How should I write documentation?

This is an interesting matter. Is it in story form? Such as in the form of a user story or that of a fictional story of someone using the application that would prospectively be built. Should just the entities, domains or other elements be written about? What should be written about these things at such an early stage? Isn’t this all part of BDUF (Big Design Up Front, and horrible anti-pattern)?

Watching out for BDUF is critical to success. Avoid it with energy and gusto. However confirming the entities and domains of a project, writing them down so others can more decisively understand what they are is important and useful. Writing stories of the application, also can be extraordinarily useful!

Many other questions come up and I’d love to see material on practices and ideas others have had. This is one of the big reasons while I’ll be attending Write the Docs. I hope to see you there, maybe we’ll get some answers and ideas wrapped up into some documentarian solutions!

For some great photos of the Budapest event…

Pluralsight Authors Summit – Meeting & Learning Really Talented People!

Finally, I’ve been able to wrap up my first blog entry on the Pluralsight Authors Summit 2014 (AS14)…

Classified

It all started with this. I’d received a mission.

NOTE: Click on any image to see the full gallery of images I took at the conference. My apologies for the dirty iPhone 5 camera lens.

I’ve been creating Pluralsight courses for a while now, with two to my name; Riak Fundamentals and Docker Fundamentals. I’ve got others in the works, and a lot of great suggestions that I’ll be blogging about in the very near future. However this weekend I headed to Salt Lake City for the Pluralsight Authors Summit.

I arrived at the airport, a 3 minute walk out and onto the light rail to downtown. I ranted via Twitter on my layover at the mess that SEATAC (Seattle & Tacoma’s Airport) is. Salt Lake City makes SEATAC look like an engineering catastrophe. So it was really nice to land in SLC and be able to walk right onto the train into town.

…that led into my admitted love for Seattle, I can’t harsh too bad on the emerald beauty…

Immediately upon leaving the airport it did seem a bit like I’d entered Mordor. Looking into the far distance the sky almost burned a brownish red and seemed to have endless darkness as far as I could see. With a twisting cloud or fog structure pushing down upon the southern view from the airport.

Ok, ok. It actually looked like this. But really, check that out, it’s kind of wild looking!

Along the way it cleared up and there were some amazing views to see of the mountains in the distance. It doesn’t really matter which way you look, you’ll see amazing vistas all around.

I rolled on into town and got to see a bit of downtown as the light rail rolled through town. It seems that Salt Lake City has a lot of bike lanes and related things, albeit I didn’t see any bicyclists anywhere. Overall what I could accrue was the city was extremely clean, well kept and the people – which I got to experience the rush hour while coming into town – were calm and chill as I often expect west coast cities to be.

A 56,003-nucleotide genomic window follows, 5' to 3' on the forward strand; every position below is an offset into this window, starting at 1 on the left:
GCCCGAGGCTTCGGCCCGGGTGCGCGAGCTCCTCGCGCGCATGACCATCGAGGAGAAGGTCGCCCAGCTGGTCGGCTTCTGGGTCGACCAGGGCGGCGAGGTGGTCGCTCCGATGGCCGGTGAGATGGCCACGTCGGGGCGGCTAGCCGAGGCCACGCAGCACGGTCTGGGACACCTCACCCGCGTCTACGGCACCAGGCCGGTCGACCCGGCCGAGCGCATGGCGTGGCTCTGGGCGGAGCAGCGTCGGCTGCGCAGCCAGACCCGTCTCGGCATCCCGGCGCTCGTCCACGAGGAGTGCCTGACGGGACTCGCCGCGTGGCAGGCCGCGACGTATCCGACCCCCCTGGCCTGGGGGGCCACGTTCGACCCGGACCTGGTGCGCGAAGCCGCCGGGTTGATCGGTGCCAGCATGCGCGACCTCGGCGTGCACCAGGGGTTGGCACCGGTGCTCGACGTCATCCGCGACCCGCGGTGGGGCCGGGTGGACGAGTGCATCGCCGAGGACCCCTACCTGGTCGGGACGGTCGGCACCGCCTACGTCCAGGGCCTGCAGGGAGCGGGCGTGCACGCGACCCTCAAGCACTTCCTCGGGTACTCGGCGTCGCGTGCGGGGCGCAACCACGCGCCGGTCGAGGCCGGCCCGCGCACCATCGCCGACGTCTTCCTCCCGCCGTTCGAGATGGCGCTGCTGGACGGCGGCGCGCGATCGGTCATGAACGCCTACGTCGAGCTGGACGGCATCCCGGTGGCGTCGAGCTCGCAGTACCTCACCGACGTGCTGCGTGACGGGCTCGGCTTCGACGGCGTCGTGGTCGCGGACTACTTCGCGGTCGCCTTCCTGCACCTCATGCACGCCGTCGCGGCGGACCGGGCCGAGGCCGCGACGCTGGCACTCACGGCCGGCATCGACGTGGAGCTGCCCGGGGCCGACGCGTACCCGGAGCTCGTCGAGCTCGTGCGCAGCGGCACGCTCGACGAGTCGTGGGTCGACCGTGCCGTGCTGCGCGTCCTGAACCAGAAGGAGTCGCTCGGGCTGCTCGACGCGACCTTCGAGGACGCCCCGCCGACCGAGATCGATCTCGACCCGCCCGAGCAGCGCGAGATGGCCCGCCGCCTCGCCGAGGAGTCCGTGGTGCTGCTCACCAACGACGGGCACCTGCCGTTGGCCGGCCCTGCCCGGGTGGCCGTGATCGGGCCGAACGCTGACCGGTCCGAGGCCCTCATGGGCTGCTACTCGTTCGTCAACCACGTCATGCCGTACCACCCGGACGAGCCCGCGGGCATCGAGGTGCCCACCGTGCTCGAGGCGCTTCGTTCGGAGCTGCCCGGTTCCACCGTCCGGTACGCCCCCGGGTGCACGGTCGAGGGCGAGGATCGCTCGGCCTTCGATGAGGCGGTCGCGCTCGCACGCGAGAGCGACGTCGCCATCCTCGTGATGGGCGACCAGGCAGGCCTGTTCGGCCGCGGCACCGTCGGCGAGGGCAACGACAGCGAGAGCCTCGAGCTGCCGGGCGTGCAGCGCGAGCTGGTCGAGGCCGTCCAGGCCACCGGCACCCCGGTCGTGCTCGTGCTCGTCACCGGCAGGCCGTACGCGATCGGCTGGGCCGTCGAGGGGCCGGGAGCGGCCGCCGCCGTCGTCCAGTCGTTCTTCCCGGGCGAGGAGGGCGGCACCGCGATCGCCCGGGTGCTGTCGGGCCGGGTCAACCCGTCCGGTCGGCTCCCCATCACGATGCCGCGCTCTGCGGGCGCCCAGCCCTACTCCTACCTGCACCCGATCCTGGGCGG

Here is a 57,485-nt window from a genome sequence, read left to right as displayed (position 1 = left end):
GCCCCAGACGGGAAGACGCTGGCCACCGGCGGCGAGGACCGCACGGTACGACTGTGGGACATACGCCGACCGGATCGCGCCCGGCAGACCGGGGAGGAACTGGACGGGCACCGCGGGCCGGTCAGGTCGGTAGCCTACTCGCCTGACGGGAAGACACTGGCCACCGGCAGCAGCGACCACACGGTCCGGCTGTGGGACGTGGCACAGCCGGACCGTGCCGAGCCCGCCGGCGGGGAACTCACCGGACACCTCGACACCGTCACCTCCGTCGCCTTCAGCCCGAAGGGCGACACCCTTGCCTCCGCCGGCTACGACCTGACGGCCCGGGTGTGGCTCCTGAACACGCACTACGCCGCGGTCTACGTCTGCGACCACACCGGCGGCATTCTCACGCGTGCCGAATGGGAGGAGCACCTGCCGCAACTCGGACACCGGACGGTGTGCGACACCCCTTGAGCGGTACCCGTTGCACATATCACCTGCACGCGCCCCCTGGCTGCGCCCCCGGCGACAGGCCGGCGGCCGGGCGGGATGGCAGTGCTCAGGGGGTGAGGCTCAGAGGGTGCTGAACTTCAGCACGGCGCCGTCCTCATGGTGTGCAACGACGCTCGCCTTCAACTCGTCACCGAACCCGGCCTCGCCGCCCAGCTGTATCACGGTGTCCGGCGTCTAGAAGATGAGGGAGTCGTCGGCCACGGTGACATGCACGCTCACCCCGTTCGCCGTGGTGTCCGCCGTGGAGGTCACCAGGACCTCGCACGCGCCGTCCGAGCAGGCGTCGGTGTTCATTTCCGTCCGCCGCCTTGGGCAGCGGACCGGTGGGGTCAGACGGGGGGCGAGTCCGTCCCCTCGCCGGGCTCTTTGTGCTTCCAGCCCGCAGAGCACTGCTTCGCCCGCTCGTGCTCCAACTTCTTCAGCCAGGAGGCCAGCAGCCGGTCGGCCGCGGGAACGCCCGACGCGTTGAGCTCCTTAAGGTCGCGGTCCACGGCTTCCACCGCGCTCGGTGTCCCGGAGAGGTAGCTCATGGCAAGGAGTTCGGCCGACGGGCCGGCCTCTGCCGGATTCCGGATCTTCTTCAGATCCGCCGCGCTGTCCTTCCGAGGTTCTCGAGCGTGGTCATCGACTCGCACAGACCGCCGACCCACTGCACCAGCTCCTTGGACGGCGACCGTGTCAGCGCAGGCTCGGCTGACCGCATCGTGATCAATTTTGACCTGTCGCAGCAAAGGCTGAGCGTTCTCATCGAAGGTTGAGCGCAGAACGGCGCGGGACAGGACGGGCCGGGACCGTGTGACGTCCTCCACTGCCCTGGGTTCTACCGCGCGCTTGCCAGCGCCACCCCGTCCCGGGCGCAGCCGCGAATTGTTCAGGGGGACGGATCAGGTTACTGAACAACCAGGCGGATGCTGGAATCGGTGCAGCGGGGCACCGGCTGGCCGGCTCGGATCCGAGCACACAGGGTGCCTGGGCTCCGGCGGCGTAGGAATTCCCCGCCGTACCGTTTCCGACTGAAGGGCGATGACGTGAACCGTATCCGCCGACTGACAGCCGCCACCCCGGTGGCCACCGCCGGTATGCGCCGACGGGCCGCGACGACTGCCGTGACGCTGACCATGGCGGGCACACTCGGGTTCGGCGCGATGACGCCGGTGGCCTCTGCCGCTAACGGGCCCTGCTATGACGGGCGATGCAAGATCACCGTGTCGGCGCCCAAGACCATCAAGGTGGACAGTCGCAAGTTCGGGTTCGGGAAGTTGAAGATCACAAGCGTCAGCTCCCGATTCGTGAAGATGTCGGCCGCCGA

I then got off at Little America Hotel where the conference was taking place. I couldn’t have asked for an easier ride, with the front door of the hotel being barely across the street from the light rail stop. I figured out my room, headed to check in and got some cool swag, then off to drop all my pack off at the room.

Once I rolled back into the main summit conference center I introduced myself to several people and got my photo taken. Somewhere, at some point, you’ll be exposed to my crazy mug somewhere again. I’ve warned you.

I talked camera and video gear with Phil Hunter. Phil has just started working at Pluralsight and is getting some great work put together for them.

After a bit of talking and introductions to new people, we all rounded up and sat down for dinner that evening. It wasn’t just dinner though, there was gambling setup with prizes and more. That unto itself was pretty cool, but being the non-gambling person that I am, I went straight to the food. Which I gotta say was really good! I even got to experience two glassholes (Jim Wilson @hedgehogjim | Jim’s Author Page and Llewellyn Falco @LlewellynFalco | Llewellyn’s Author Page who are excellent crew) try to setup some magic pixie dust unicorn trick with their Google Glasses.

Jon, Shannon, Julie and all of us we sat helplessly while they configured the glasses to do… well I don’t think we ever figured it out really. But a great table to sit at. We had a good dinner. I wrapped up and others went to gamble while I went to get some recovery sleep.

Saturday

Saturday kicked off a set of talks:

  • Key Note: Aaron Skonnard @skonnard CEO of Pluralsight – great to get the big picture and see where the company is headed.
  • Curriculum Overview & Future Direction – Fritz Onion @fritzonion & team dove into specifics of how we’ll grow offerings to bring more courses and material to subscribers in the coming year, making it easier to find, search for and use.
  • Continuous Improvement & Creating Compelling Technical Content with Geoffrey Grosenbach @topfunky.

Another great lunch was served, conversations were had and I got to introduce myself to even more great authors. After lunch I met Koffi Sessi @aksessi in person finally and we discussed courses, ways to improve and put together even better content and a host of other topics. We wrapped up with a promise he’d send me some of the music he listens to. Being we both of some really esoteric genres I’m looking forward to what he sends me.

After that I got to check out Video Workflow with Shawn Wildermuth @ShawnWildermuth and Authoring and Time Management with the Dane Down Under Lars Klint @larsklint. After dinner the evening wrapped up with X Things You Didn’t Know You Could Do With Your Blog by Chris Reynolds @jazzs3quence and Tips on Using Windows Azure to Host VMs for Recording Pluralsight Demos by Orin Thomas @orinthomas | Orin’s Author Page.